Understanding Indiana’s Religious Freedom Restoration Act Controversy

Mike Pence - Religious Freedom Restoration ActPhoto of Mike Pence,

After a national uproar over Indiana’s Religious Freedom Restoration Act, the state’s Governor Mike Pence is attempting to clear up his view on the Senate Bill. In a press conference, Pence said, “If this law had been about discrimination, I would have vetoed it.”

Why is this act causing so much controversy? Taking effect on July 1st, 2015, the Senate Bill 101 prohibits a governmental entity from substantially burdening a person’s exercise of religion, even if the burden results from a rule of general applicability. It prohibits an applicant, employee, or former employee from pursuing certain causes of action against a private employer.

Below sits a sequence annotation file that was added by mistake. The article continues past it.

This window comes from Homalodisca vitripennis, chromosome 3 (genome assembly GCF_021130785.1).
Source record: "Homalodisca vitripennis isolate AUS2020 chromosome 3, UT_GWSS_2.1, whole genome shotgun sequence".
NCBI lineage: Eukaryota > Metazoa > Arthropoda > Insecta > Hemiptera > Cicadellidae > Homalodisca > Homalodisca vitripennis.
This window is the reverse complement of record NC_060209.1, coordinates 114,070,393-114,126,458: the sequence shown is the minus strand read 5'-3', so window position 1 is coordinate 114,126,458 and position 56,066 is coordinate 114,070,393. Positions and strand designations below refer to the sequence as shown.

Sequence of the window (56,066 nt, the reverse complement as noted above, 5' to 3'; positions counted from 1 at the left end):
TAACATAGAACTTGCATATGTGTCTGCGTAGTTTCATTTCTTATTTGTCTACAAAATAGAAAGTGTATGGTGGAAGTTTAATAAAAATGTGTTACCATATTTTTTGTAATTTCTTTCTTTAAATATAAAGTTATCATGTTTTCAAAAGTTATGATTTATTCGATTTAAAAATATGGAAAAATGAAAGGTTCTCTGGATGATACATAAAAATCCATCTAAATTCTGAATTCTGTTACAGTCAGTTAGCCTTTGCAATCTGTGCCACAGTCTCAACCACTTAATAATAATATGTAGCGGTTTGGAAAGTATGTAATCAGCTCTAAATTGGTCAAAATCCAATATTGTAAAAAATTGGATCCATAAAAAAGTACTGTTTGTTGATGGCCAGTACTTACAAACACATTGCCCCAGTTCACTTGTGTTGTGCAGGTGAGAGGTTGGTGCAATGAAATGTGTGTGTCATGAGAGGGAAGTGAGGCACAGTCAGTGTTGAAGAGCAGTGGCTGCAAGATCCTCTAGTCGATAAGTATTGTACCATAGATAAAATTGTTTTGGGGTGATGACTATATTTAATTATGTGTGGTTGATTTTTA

Essentially, and according to Pence, the act is meant to protect free exercise of religion. Say someone is fired from their job and they believe their termination was due to their sexual orientation, race, etc.; the employee would not be able to take action against the company. 

Many organizations have spoken out against the act. Mark Emmert, NCAA President said in a statement, “We are especially concerned about how this legislation could affect our student-athletes and employees. We will work diligently to assure student-athletes competing in, and visitors attending, next week’s Men’s Final Four in Indianapolis are not impacted negatively by this bill. Moving forward, we intend to closely examine the implications of this bill and how it might affect future events as well as our workforce.”

On Monday, Indianapolis Mayor Greg Ballard and the City-County Council on Monday called on the Indiana General Assembly to either repeal the Religious Freedom Restoration Act or add explicit protections for sexual orientation and gender identity in state law. 




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